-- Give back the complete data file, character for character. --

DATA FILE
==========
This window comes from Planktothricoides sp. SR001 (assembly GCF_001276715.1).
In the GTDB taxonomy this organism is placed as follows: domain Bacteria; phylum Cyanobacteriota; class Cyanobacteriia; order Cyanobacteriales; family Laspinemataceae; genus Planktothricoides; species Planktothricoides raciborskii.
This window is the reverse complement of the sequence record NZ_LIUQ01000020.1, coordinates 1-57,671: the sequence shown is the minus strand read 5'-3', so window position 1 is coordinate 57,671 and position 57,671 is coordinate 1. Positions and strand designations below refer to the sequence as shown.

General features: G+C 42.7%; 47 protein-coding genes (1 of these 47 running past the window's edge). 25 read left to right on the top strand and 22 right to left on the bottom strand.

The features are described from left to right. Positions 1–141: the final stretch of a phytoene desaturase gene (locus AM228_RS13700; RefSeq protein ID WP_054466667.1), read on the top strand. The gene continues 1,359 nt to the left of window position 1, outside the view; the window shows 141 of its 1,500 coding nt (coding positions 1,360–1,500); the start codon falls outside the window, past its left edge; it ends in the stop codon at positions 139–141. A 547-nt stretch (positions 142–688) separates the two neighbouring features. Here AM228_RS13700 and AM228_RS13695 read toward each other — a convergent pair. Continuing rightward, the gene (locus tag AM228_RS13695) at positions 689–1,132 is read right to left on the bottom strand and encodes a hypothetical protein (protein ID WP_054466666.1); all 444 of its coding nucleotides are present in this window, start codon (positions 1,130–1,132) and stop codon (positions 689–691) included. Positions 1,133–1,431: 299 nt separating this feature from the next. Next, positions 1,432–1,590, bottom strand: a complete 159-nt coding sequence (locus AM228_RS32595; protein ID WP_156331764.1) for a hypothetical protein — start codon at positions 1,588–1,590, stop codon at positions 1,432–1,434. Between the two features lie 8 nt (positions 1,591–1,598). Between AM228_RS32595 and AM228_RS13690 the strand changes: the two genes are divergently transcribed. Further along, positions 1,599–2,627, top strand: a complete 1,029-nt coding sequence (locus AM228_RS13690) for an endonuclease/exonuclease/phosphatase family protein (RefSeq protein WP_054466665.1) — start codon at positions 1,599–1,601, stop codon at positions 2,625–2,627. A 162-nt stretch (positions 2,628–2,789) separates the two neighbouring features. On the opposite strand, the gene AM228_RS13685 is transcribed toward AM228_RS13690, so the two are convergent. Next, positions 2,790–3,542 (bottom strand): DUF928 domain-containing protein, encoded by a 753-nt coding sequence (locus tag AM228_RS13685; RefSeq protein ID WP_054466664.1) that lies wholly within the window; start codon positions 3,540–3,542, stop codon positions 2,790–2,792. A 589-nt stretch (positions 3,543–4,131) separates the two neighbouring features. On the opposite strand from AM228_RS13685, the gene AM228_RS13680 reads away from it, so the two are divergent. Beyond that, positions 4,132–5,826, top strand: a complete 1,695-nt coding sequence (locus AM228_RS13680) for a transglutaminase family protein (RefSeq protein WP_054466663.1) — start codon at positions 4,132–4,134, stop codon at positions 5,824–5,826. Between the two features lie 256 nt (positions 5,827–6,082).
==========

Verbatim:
This window comes from Planktothricoides sp. SR001 (assembly GCF_001276715.1).
In the GTDB taxonomy this organism is placed as follows: domain Bacteria; phylum Cyanobacteriota; class Cyanobacteriia; order Cyanobacteriales; family Laspinemataceae; genus Planktothricoides; species Planktothricoides raciborskii.
This window is the reverse complement of the sequence record NZ_LIUQ01000020.1, coordinates 1-57,671: the sequence shown is the minus strand read 5'-3', so window position 1 is coordinate 57,671 and position 57,671 is coordinate 1. Positions and strand designations below refer to the sequence as shown.

General features: G+C 42.7%; 47 protein-coding genes (1 of these 47 running past the window's edge). 25 read left to right on the top strand and 22 right to left on the bottom strand.

The features are described from left to right. Positions 1–141: the final stretch of a phytoene desaturase gene (locus AM228_RS13700; RefSeq protein ID WP_054466667.1), read on the top strand. The gene continues 1,359 nt to the left of window position 1, outside the view; the window shows 141 of its 1,500 coding nt (coding positions 1,360–1,500); the start codon falls outside the window, past its left edge; it ends in the stop codon at positions 139–141. A 547-nt stretch (positions 142–688) separates the two neighbouring features. Here AM228_RS13700 and AM228_RS13695 read toward each other — a convergent pair. Continuing rightward, the gene (locus tag AM228_RS13695) at positions 689–1,132 is read right to left on the bottom strand and encodes a hypothetical protein (protein ID WP_054466666.1); all 444 of its coding nucleotides are present in this window, start codon (positions 1,130–1,132) and stop codon (positions 689–691) included. Positions 1,133–1,431: 299 nt separating this feature from the next. Next, positions 1,432–1,590, bottom strand: a complete 159-nt coding sequence (locus AM228_RS32595; protein ID WP_156331764.1) for a hypothetical protein — start codon at positions 1,588–1,590, stop codon at positions 1,432–1,434. Between the two features lie 8 nt (positions 1,591–1,598). Between AM228_RS32595 and AM228_RS13690 the strand changes: the two genes are divergently transcribed. Further along, positions 1,599–2,627, top strand: a complete 1,029-nt coding sequence (locus AM228_RS13690) for an endonuclease/exonuclease/phosphatase family protein (RefSeq protein WP_054466665.1) — start codon at positions 1,599–1,601, stop codon at positions 2,625–2,627. A 162-nt stretch (positions 2,628–2,789) separates the two neighbouring features. On the opposite strand, the gene AM228_RS13685 is transcribed toward AM228_RS13690, so the two are convergent. Next, positions 2,790–3,542 (bottom strand): DUF928 domain-containing protein, encoded by a 753-nt coding sequence (locus tag AM228_RS13685; RefSeq protein ID WP_054466664.1) that lies wholly within the window; start codon positions 3,540–3,542, stop codon positions 2,790–2,792. A 589-nt stretch (positions 3,543–4,131) separates the two neighbouring features. On the opposite strand from AM228_RS13685, the gene AM228_RS13680 reads away from it, so the two are divergent. Beyond that, positions 4,132–5,826, top strand: a complete 1,695-nt coding sequence (locus AM228_RS13680) for a transglutaminase family protein (RefSeq protein WP_054466663.1) — start codon at positions 4,132–4,134, stop codon at positions 5,824–5,826. Between the two features lie 256 nt (positions 5,827–6,082).